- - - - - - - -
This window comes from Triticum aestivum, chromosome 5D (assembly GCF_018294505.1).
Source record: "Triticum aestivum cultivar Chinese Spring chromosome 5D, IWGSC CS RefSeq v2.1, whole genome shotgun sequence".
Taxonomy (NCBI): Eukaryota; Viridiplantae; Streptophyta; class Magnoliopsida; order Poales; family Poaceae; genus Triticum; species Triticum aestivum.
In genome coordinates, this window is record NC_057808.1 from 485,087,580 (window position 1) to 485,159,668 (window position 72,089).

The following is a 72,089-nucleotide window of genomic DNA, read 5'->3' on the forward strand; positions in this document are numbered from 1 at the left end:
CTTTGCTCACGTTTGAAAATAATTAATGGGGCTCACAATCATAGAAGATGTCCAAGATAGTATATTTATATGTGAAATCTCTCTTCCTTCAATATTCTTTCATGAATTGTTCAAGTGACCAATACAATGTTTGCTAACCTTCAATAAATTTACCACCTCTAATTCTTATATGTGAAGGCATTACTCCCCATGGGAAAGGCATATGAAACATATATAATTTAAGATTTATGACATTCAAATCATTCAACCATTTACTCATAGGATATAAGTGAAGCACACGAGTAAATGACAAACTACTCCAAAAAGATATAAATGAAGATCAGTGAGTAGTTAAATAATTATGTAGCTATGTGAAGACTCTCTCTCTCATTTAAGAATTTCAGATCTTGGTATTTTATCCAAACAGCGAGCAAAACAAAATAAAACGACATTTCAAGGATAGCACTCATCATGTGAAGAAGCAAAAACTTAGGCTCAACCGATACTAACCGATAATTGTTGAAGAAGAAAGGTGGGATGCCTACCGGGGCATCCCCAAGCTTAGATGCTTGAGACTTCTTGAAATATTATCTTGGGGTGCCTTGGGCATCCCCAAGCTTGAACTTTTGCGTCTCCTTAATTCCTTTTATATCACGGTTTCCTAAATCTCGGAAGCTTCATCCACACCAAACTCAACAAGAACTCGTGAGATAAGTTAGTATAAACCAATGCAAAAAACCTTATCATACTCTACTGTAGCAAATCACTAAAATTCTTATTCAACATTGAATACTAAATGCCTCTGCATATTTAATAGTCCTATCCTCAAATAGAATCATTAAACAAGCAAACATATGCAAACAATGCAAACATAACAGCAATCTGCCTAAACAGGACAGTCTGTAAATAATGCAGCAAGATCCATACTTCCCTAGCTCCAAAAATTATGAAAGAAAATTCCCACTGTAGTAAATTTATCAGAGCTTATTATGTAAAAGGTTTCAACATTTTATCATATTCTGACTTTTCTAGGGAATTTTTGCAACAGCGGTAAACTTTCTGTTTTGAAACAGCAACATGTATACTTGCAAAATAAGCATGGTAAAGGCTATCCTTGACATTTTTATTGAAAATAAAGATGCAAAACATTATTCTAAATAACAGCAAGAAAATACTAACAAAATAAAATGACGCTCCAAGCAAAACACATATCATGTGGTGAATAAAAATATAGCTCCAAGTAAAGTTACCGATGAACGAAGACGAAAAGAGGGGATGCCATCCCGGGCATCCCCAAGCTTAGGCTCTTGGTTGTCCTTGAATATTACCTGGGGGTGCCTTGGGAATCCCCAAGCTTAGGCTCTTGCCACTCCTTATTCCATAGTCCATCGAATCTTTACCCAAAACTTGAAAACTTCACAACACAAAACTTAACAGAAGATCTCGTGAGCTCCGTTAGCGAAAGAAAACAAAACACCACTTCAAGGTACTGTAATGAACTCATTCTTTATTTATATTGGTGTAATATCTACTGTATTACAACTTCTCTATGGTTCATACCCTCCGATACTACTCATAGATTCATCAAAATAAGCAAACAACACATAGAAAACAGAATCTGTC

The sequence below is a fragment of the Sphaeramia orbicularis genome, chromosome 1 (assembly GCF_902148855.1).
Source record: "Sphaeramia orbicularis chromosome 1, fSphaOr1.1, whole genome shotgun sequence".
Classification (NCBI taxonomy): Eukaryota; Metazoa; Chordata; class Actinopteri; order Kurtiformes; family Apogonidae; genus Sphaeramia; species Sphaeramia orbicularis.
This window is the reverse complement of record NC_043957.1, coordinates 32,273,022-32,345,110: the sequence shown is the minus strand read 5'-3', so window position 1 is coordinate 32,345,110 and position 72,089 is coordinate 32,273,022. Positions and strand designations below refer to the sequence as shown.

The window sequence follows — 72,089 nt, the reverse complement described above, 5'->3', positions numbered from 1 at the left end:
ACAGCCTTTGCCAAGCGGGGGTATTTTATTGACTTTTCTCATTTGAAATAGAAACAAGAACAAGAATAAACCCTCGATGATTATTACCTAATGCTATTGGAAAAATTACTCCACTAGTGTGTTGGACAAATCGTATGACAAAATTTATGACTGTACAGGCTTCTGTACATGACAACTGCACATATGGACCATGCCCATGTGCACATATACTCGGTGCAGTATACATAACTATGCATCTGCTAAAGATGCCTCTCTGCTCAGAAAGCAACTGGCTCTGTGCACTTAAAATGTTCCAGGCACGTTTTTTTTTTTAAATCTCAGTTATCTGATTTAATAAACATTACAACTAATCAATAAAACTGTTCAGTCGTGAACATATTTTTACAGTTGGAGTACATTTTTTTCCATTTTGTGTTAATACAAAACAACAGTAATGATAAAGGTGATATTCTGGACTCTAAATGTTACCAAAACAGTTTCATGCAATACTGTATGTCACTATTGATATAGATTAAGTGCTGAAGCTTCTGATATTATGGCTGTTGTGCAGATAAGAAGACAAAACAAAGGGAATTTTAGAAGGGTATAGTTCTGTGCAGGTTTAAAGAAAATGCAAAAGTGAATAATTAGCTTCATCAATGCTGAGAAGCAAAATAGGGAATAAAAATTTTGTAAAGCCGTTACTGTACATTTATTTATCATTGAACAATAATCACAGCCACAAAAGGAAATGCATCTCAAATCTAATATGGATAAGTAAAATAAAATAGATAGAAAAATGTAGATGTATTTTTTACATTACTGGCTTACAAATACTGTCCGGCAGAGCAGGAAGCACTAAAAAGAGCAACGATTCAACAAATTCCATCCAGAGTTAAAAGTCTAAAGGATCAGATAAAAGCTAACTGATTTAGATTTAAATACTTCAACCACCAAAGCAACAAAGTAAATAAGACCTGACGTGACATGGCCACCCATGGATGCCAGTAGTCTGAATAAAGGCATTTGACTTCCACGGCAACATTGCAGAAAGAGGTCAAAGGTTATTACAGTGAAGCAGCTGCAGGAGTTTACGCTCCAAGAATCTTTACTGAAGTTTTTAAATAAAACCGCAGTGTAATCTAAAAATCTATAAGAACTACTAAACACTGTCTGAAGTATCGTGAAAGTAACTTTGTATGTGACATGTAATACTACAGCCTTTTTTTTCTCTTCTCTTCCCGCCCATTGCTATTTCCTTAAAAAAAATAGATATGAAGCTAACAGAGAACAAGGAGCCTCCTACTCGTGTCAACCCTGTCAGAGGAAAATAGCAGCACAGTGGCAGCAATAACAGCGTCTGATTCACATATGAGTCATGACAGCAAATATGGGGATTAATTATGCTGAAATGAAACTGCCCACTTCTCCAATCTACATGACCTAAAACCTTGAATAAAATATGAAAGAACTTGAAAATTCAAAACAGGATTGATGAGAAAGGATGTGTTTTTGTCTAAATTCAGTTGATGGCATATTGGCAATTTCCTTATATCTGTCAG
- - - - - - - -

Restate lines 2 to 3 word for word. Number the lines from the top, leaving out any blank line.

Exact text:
Source record: "Triticum aestivum cultivar Chinese Spring chromosome 5D, IWGSC CS RefSeq v2.1, whole genome shotgun sequence".
Taxonomy (NCBI): Eukaryota; Viridiplantae; Streptophyta; class Magnoliopsida; order Poales; family Poaceae; genus Triticum; species Triticum aestivum.